August is traditionally the most popular period for marriages, but falling numbers of couples getting hitched, together with the eye-watering costs of the ceremony at a time when many are struggling with household bills, is seeing more and more couples saying ‘I don’t’ and cohabiting instead.
Office for National Statistics (ONS) data confirmed that rates of marriage between men and women had already fallen to a record low in 2019. There were just 18.6 marriages per 1,000 unmarried men and 17.2 per 1,000 unmarried women – the lowest since records began in 1862.
When couples are getting married, it seems the wedding day is changing to keep costs down. A 2022 OnePoll survey commissioned by Gumtree found that a staggering two-thirds of couples planning to wed were scaling back plans to save money in the face of the cost of living crisis.
Everything from getting a friend to take the photos to changing to a date out of peak seasons were methods being used to cut costs.
There’s no doubt, for many couples, marriage isn’t as important as it was, and many will start by living together first.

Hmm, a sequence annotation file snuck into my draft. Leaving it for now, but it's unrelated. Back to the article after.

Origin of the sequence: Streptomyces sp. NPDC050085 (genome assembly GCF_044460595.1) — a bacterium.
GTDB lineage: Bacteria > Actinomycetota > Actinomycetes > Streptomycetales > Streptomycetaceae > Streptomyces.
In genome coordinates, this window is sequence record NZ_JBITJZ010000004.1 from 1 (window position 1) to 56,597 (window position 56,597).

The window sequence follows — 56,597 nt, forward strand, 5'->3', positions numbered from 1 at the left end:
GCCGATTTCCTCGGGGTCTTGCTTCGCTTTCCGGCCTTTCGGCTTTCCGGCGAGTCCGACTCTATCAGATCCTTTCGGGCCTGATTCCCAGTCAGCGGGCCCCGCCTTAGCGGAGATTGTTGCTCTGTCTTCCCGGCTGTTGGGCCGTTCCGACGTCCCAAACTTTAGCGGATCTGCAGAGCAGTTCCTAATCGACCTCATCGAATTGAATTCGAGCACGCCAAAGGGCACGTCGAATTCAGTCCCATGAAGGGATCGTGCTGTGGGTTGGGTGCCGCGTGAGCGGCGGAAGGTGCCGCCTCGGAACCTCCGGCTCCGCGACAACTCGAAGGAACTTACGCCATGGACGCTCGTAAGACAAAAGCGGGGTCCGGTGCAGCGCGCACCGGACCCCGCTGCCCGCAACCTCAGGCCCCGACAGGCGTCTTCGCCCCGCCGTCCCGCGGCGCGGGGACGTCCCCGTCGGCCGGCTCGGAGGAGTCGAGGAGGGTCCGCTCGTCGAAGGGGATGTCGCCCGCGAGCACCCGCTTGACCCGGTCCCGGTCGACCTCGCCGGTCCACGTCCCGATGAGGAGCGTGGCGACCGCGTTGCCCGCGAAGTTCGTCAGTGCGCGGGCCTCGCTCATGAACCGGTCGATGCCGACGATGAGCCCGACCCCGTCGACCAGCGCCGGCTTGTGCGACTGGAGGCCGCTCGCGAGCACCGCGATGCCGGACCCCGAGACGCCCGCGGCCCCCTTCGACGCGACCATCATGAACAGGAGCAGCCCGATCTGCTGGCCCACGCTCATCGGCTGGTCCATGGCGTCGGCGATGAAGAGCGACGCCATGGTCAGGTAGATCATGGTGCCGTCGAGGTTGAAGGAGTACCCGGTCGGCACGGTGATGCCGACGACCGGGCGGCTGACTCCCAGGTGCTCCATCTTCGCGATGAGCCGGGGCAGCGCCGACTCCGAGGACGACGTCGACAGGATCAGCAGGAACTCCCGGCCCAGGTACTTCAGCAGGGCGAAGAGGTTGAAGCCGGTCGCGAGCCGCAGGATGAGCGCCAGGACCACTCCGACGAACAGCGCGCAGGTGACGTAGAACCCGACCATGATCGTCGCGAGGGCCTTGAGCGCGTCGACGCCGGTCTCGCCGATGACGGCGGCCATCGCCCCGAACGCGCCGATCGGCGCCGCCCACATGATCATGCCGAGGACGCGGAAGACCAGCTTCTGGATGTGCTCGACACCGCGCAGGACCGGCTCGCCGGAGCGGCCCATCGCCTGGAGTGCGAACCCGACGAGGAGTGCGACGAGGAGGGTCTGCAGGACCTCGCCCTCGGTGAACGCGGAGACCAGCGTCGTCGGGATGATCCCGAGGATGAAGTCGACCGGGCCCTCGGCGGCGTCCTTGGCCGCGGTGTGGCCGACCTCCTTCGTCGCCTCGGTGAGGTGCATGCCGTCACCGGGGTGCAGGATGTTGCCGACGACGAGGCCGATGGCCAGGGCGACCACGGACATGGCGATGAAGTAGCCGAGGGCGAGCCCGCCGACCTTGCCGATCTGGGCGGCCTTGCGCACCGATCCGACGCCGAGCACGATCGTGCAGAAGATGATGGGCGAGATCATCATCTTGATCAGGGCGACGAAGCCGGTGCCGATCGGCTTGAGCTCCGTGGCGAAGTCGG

Statistics show that the number of marriages has been in decline for many years, and the ongoing cost of living crisis has only exacerbated that situation. But on a more positive note weddings are not the only thing in decline – divorce numbers are also falling at the moment.
Bradie Pell does have a word of warning for couples that do choose to cohabit.
She said: “When couples get married they commit to the sharing of their assets whereas cohabitation does not carry the same commitment. That is by no means a foolproof option and parties are well advised to consider a formal cohabitation agreement if they are wanting to limit financial exposure in the event of a separation”.
The recent introduction of the ‘no fault’ divorce became the biggest shake-up in marriage laws for years. Despite an initial peak in divorce applications, they now appear to be falling. Some cite this as another impact of the cost of living crisis.
Bradie Pell always urges couples to ensure they get the correct advice and exhaust all other options before seeking separation advice.
“At the end of the day, nobody wants to see a couple go through the emotional turmoil of a divorce, but if they do have to, obtaining proper legal advice is key. I think it’s very important that people properly understand the process they are entering into and what divorce might look like for them. Sometimes the option of marriage guidance counselling could be the first step.”
About Bradie Pell
She graduated from the University of Sheffield and qualified as a solicitor in January 2011. She deals with the whole spectrum of legal issues that affect families, including divorce, separation, finances – with particular emphasis on pensions and property portfolios, injunctions, and matters relating to children.